I spent some time today playing the Sega CD game, Penn & Teller's Smoke and Mirrors. This game was completed, but withdrawn from the market before it was released. I guess Sega thought it was too crazy. It is pretty crazy. It's one of the few commercial games I've encountered that qualifies as "conceptual art." We're talking about a game that contains a "DESERT BUS" minigame, in which the objective is to drive from Tuscon, Az. to Las Vegas, NV. The bus is empty. You can't go more than 45 mph. You have to keep steering or your bus veers into the grass. There's nothing else to the game. You can't save your progress, and the trip takes EIGHT HOURS in real time! If you make it all the way you get: 1 point.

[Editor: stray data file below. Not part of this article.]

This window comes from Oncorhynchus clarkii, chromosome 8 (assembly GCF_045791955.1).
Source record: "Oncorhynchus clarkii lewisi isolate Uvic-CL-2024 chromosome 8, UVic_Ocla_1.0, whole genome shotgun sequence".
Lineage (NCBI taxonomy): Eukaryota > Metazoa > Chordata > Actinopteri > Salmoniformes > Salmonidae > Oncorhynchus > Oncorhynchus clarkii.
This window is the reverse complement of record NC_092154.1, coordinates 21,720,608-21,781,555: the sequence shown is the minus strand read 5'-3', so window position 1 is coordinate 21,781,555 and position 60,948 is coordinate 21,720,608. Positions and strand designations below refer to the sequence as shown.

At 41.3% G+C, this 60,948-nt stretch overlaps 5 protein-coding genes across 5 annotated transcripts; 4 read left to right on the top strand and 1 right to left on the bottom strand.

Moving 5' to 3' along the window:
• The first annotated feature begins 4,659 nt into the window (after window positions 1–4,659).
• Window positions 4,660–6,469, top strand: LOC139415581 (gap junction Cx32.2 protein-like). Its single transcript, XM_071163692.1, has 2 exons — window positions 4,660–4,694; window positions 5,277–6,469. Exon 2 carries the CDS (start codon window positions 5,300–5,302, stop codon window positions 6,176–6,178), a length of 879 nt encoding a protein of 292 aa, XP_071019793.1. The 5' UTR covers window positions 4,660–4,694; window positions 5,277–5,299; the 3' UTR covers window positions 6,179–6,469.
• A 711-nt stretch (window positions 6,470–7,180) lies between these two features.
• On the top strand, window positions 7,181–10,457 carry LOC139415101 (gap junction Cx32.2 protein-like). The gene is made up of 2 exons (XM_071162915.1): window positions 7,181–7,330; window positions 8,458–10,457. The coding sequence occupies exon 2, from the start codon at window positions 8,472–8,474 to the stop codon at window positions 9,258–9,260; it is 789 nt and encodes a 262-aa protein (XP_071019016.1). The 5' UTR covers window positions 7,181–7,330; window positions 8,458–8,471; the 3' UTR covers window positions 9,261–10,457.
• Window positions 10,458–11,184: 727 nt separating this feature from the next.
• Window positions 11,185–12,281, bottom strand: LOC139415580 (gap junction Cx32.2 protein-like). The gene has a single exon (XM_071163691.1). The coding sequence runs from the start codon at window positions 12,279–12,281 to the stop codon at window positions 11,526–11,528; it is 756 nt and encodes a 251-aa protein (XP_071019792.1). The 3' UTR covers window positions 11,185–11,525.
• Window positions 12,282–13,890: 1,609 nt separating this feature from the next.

Like Marcel Duchamp and Yoko Ono, Penn and Teller are artists with a peculiar sense of humor. Supposedly, whenever you pause Smoke and Mirrors, it cuts to an uninterruptable two minute video of Penn and Teller eating pizza in silence. Large parts of the game are essentially a "fuck you" to players. At first this struck me as without precedent, but it turns out that in Japan, they've already been there, done that. When it comes to conceptual video game art, the Japanese are always one step ahead.
For a detailed runthrough of Smoke and Mirrors, you can go here. It turns out that for almost any old video game system, there's a hardcore cadre of hobbyists who write emulators for these systems so you can still play the old games. Emulation has to be one of the most beautiful concepts in computer science. It's nice to know lost classics don't have to stay lost.